Truck drivers have a challenging job that requires them to transport goods under a tight schedule across our nation's highways. Meeting those tight deadlines requires truck drivers to have a lot of stamina. To qualify for a CDL (commercial driver’s license) a truck driver must also be in good health. The U.S. Department of Transportation (DOT) requires truck drivers to pass a health screening to make sure that they do not have any health conditions that might contribute to an accident.
A story on CBS News reports that in 2014, nearly 70,000 drivers out of an estimated 8.5 million were disqualified to drive. But part of the health screening requires truck drivers to disclose health conditions that could mean that they will lose their job. The Federal Motor Carrier Safety Administration (FMCSA) Medical Examination Report form requires truck drivers to voluntarily disclose, on the "honor system" any dangerous and potentially disqualifying medical conditions. Some of the driver health history questions on the health screening form include the following:
- Head/brain injuries or illnesses (e.g., concussion)
- Seizures, epilepsy
- Eye problems (except glasses or contacts)
- Ear and/or hearing problems
- Heart disease, heart attack, bypass, or other heart problems
- Pacemaker, stents, implantable devices, or other heart procedures
- High blood pressure
- Anxiety, depression, nervousness, other mental health problems
- Fainting or passing out
- Dizziness, headaches, numbness, tingling, or memory loss
- Stroke, mini-stroke (TIA), paralysis, or weakness
- Sleep disorders, pauses in breathing while asleep, daytime sleepiness, loud snoring
- Have you ever had a sleep test (e.g., sleep apnea)?
- Do you currently drink alcohol?
- Have you used an illegal substance within the past two years?
- Have you ever failed a drug test or been dependent on an illegal substance?
Because the disclosure is voluntary, if a driver answers "no" or "not sure" to these questions, there is no way to independently verify their responses.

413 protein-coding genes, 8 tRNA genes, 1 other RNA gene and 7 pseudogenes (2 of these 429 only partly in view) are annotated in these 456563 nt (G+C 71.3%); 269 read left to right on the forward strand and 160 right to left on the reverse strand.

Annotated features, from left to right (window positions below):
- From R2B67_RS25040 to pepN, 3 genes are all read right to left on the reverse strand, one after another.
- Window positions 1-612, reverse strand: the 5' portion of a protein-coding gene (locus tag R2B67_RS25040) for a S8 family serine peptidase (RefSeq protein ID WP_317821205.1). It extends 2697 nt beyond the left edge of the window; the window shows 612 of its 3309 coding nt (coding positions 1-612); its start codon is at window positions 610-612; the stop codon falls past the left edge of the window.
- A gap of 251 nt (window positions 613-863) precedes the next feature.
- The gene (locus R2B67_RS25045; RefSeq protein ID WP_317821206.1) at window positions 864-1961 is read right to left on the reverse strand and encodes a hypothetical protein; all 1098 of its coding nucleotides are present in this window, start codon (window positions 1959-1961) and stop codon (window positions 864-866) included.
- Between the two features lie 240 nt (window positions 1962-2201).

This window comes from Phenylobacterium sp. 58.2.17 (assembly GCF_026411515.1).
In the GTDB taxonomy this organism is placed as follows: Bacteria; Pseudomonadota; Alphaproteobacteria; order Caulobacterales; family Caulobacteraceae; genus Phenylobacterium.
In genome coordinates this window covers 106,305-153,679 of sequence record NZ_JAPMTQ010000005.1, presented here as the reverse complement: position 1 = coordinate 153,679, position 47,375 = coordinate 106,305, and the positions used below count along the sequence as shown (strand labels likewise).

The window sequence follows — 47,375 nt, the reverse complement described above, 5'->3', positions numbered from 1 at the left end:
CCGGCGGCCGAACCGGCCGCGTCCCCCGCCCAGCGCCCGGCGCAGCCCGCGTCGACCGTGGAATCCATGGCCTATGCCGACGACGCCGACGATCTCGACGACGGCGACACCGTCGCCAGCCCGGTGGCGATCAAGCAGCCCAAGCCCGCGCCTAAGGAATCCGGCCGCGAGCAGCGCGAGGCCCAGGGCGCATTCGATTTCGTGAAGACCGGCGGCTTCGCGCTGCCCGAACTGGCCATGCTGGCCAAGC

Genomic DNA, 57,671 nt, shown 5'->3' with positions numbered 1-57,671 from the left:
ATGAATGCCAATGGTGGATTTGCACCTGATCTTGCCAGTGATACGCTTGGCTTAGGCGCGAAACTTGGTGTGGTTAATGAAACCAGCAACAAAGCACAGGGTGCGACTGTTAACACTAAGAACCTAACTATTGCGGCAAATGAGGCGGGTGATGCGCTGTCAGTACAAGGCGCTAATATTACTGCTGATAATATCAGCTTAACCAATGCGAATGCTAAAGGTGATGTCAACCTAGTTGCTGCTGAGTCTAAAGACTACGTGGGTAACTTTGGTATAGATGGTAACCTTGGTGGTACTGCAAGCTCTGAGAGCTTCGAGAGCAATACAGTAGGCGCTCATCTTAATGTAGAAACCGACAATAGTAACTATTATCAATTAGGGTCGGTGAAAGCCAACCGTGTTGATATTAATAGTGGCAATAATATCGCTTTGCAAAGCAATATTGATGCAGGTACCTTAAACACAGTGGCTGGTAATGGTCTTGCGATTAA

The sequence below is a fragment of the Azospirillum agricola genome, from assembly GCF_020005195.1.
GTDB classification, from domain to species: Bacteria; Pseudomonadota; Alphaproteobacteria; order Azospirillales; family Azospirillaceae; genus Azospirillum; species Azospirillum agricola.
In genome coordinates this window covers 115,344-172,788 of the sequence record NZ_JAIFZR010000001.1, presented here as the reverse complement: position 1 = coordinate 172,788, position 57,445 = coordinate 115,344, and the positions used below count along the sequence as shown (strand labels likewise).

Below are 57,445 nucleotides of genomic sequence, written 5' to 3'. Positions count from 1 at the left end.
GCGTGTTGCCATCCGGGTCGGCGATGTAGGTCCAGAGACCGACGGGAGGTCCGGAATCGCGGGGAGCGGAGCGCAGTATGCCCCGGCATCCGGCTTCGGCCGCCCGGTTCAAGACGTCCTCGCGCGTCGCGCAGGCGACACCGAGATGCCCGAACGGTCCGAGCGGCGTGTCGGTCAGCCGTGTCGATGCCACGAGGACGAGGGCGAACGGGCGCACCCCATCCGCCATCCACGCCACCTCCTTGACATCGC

Tragic accidents that can happen when medically unfit commercial drivers are on the job
A tragic example of the problem with allowing truck drivers to disclose (or not disclose) critical health problems occurred last spring. In April of 2016, 35 passengers were injured when a Greyhound bus driver blacked out behind the wheel and ran the bus off the highway. According to a CBS News story, just weeks before the crash, a DOT medical examiner suspected that the driver had sleep apnea, which is a breathing condition that disrupts sleep and causes fatigue. The medical examiner gave the bus driver a 90-day waiver and told him to get tested for sleep apnea. Two days before the crash, the bus driver saw his personal physician, who also happens to be a DOT medical examiner, Dr. Kunkel, but the doctor claims that the bus driver failed to disclose some of his symptoms and that he had a referral for a sleep test. After the crash, a court-ordered sleep test revealed that the bus driver had sleep apnea and he was disqualified from driving commercially.
In the CBS story, the DOT says that safety is its top priority and fraudulently obtaining a medical certificate is illegal. The American Trucking Association is troubled by aspects of the DOT health screening process and would like to see further reform.
If you have suffered serious injuries, or if you have lost a loved one in a truck accident, your truck accident attorney will likely investigate whether the truck driver who cause the crash that injured you or took the life of your loved one was medically unfit to drive a commercial vehicle. The truck driver and the company that employs the driver may be held liable for your losses. A skilled truck accident attorney form the Rocky McElhaney Law firm will hold all responsible parties accountable for your injuries.
If you need help because you or a loved one was injured in a truck accident, contact our Gladiators in Suits at Rocky McElhaney Law Firm. Our Nashville truck accident lawyers are ready to fight for your right to fair compensation when you have suffered a serious injury because of a truck driver's negligence. We have obtained numerous verdicts and settlements in the six-and seven-figure range. Call us at 615-425-2500 or use our contact form to make an appointment at our Nashville, Hendersonville, and Knoxvil